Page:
I know better than to post a cliché reminder to take care of yourself. If I did, I would be lucky that this post is in cyberspace so I wouldn't get egg on my face. Instead I'll share a few tips that loved ones of people with lung cancer have shared with me.
Get some exercise each day. I know better than to suggest you drive to the gym daily. At Rochester Methodist hospital in Rochester, Minnesota, part of the Mayo clinic, I asked a nurse to tell me the distance of the corridor. It turned out that 20 laps was equal to a mile. There are other creative ways to get exercise. Perhaps making yourself walk up and down stairs while you update loved ones on your cellular phone.
Pamper yourself when you can. Put yourself in your loved one's shoes. How would you encourage her to pamper herself if roles were reversed?
Here are some more tips:
And just as people with cancer long to hear from others who have taken the same journey, talking with other caregivers can sometimes lend a load of support. One option is the Caregiver and Loved Ones Support Group, a telephone support group offered by CancerCare.
A favorite of mine is a book written by a wonderful woman who has cared for her husband with lung cancer through the good and bad. Her book isn't watered down, and she doesn't make it sound maddeningly easy. If you want to feel less alone as a lung cancer caregiver, it's worth your while to check this out.
I've often been asked if it makes a difference which hospital a person chooses for cancer treatment. At first glance it may seem it shouldn't matter. Don't all medical professionals receive the same training?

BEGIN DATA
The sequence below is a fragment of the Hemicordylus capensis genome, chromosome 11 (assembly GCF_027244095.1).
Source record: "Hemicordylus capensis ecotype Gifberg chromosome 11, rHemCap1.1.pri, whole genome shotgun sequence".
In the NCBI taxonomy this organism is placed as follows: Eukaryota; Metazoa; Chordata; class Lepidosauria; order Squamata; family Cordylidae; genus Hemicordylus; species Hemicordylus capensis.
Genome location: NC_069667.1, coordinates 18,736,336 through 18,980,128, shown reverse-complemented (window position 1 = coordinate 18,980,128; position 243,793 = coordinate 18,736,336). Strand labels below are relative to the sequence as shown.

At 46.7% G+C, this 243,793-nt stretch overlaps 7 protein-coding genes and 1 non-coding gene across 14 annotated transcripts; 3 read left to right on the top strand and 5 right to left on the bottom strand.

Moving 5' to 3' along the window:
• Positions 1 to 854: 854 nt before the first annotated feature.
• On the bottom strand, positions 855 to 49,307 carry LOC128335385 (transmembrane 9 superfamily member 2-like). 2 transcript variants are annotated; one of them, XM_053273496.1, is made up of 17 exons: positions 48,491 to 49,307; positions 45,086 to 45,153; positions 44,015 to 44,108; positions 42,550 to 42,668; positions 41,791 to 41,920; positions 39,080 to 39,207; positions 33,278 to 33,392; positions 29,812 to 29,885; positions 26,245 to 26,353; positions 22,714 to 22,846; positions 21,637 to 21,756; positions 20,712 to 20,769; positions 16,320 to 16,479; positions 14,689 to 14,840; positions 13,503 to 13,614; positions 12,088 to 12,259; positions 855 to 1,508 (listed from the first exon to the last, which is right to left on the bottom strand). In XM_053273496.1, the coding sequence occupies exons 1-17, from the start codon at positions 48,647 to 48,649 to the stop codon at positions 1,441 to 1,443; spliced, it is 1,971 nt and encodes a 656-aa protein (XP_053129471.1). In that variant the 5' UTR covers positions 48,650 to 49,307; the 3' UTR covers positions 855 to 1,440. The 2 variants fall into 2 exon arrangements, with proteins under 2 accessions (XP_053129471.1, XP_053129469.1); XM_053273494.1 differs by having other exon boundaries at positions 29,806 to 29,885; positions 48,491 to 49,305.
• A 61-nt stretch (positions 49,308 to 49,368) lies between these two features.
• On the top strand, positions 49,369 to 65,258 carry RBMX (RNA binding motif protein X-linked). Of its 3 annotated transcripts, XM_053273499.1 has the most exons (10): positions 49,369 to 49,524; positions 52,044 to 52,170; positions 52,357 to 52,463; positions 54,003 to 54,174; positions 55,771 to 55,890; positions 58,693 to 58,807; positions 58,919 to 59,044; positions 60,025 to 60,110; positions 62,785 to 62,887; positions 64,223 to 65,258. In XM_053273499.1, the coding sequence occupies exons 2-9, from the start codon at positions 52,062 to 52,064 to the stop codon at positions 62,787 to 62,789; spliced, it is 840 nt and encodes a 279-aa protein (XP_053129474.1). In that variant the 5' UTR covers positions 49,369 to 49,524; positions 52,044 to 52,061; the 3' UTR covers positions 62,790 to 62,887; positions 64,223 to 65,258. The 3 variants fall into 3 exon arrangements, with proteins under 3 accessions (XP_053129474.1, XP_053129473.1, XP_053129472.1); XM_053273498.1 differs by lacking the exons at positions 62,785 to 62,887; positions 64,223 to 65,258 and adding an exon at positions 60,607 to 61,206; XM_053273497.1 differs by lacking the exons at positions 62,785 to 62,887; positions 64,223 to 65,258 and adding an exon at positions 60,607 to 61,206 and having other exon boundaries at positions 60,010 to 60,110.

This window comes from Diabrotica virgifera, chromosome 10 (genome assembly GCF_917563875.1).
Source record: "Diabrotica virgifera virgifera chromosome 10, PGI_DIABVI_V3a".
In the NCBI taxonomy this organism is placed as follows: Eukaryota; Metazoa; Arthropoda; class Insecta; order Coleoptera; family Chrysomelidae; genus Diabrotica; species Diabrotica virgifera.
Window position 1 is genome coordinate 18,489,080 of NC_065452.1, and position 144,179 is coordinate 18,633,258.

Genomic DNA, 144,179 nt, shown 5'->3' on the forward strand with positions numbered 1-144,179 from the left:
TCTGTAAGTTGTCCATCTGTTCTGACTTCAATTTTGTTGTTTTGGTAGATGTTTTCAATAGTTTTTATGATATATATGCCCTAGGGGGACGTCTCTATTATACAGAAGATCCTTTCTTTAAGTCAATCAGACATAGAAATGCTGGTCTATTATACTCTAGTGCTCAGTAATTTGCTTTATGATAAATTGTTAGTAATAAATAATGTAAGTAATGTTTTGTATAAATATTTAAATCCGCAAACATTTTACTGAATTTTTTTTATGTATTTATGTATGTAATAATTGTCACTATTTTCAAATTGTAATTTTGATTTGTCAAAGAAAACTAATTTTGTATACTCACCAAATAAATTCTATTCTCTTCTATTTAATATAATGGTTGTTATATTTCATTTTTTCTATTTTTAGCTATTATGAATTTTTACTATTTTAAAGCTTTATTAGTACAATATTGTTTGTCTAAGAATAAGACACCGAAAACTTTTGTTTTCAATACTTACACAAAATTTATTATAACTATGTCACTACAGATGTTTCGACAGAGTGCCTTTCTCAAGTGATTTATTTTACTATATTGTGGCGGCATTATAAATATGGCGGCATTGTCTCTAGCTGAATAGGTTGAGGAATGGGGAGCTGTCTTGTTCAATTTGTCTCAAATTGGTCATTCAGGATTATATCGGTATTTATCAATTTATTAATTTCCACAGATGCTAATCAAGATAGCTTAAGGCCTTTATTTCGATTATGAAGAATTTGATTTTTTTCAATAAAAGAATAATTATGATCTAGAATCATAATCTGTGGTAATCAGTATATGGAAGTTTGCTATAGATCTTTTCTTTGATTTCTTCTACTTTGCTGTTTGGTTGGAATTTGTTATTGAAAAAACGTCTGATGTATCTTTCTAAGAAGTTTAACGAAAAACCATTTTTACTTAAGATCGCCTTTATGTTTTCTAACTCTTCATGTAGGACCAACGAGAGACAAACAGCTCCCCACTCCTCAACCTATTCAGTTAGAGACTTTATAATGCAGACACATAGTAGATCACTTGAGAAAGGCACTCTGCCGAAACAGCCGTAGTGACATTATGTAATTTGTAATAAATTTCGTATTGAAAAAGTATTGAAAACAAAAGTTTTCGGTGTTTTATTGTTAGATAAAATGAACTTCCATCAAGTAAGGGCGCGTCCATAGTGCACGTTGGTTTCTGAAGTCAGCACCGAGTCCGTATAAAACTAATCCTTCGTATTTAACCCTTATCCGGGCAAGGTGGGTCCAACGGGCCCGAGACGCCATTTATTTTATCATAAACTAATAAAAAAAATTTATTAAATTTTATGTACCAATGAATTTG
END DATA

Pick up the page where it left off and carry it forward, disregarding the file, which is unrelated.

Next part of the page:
And what about teaching hospitals? I've heard more than one person claim that they don't want to be used as a "case" for a medical student to "learn from."
When it comes to lung cancer surgery, a few studies have evaluated these questions.
First is a study dear to my heart. What about teaching hospitals? I remember a few questioning looks in training knowing that I appeared to be barely out of high school - if that. I also remember comments and questions directed to both myself and other medical residents, questions such as "When do I get to see a real doctor?"
A study looking at 45,000 patients between 1998 and 2004 found that patients who had lung cancer surgery at a teaching hospital - one in which medical students and residents participate in care - had a 17% lower risk of dying.
Why would that be? I could speculate that 2 (or 3 or 7) sets of eyes are better than 1. But whatever the reason, this may be some consolation for those who tirelessly repeat their story - first to a medical student, then to an intern, then to a senior resident, and again to an attending physician.
Now, what about volume? In another study patients had fewer complications when lung cancer surgery - specifically video assisted thoracoscopic surgery (VATS) - was performed at a hospital that performed a greater number of these surgeries.
On another note, no matter the volume of patients or whether or not you are treated at a teaching hospital, the hours your doctor puts in can make a difference. Yet another study found that patients had a greater number of complications when they were cared for by physicians who put in longer days.
There are several other considerations when choosing a cancer center. Check out these thoughts no matter where you are in your journey:
Mequid, R. et al. Are surgical outcomes for lung cancer resections improved at teaching hospitals?. Annals of Thoracic Surgery. 2008. 85(3):1015-24.
Park, H. et al. Impact of hospital volume of thoracoscopic lobectomy on primary lung cancer outcomes. Annals of Thoracic Surgery. 2012. 93(2):372-9.